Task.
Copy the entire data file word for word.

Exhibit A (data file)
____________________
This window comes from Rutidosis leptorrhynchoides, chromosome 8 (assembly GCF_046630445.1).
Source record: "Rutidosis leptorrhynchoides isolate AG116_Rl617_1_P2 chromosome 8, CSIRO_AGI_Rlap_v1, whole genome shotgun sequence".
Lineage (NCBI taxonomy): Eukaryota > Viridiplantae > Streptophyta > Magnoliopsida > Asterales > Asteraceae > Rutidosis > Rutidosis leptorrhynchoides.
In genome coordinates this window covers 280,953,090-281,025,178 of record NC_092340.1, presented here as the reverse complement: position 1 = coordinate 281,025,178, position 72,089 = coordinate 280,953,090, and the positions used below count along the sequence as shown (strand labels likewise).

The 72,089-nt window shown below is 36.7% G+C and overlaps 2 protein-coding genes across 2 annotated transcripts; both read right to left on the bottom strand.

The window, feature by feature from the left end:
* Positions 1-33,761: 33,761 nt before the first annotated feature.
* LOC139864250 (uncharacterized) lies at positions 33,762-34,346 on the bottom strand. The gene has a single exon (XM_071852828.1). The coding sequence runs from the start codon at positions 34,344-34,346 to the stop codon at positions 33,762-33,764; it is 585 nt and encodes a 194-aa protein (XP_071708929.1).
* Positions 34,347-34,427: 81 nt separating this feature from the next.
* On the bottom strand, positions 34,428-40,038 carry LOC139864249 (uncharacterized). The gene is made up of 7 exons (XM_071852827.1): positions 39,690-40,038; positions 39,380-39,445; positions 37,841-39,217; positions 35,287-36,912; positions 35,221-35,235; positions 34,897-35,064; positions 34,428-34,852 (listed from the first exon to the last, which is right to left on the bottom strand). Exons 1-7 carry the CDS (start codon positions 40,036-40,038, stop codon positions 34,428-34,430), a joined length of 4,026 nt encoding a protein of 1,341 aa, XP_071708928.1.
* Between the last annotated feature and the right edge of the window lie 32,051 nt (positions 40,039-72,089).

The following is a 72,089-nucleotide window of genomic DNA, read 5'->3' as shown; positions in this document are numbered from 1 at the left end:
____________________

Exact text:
This window comes from Rutidosis leptorrhynchoides, chromosome 8 (assembly GCF_046630445.1).
Source record: "Rutidosis leptorrhynchoides isolate AG116_Rl617_1_P2 chromosome 8, CSIRO_AGI_Rlap_v1, whole genome shotgun sequence".
Lineage (NCBI taxonomy): Eukaryota > Viridiplantae > Streptophyta > Magnoliopsida > Asterales > Asteraceae > Rutidosis > Rutidosis leptorrhynchoides.
In genome coordinates this window covers 280,953,090-281,025,178 of record NC_092340.1, presented here as the reverse complement: position 1 = coordinate 281,025,178, position 72,089 = coordinate 280,953,090, and the positions used below count along the sequence as shown (strand labels likewise).

The 72,089-nt window shown below is 36.7% G+C and overlaps 2 protein-coding genes across 2 annotated transcripts; both read right to left on the bottom strand.

The window, feature by feature from the left end:
* Positions 1-33,761: 33,761 nt before the first annotated feature.
* LOC139864250 (uncharacterized) lies at positions 33,762-34,346 on the bottom strand. The gene has a single exon (XM_071852828.1). The coding sequence runs from the start codon at positions 34,344-34,346 to the stop codon at positions 33,762-33,764; it is 585 nt and encodes a 194-aa protein (XP_071708929.1).
* Positions 34,347-34,427: 81 nt separating this feature from the next.
* On the bottom strand, positions 34,428-40,038 carry LOC139864249 (uncharacterized). The gene is made up of 7 exons (XM_071852827.1): positions 39,690-40,038; positions 39,380-39,445; positions 37,841-39,217; positions 35,287-36,912; positions 35,221-35,235; positions 34,897-35,064; positions 34,428-34,852 (listed from the first exon to the last, which is right to left on the bottom strand). Exons 1-7 carry the CDS (start codon positions 40,036-40,038, stop codon positions 34,428-34,430), a joined length of 4,026 nt encoding a protein of 1,341 aa, XP_071708928.1.
* Between the last annotated feature and the right edge of the window lie 32,051 nt (positions 40,039-72,089).

The following is a 72,089-nucleotide window of genomic DNA, read 5'->3' as shown; positions in this document are numbered from 1 at the left end: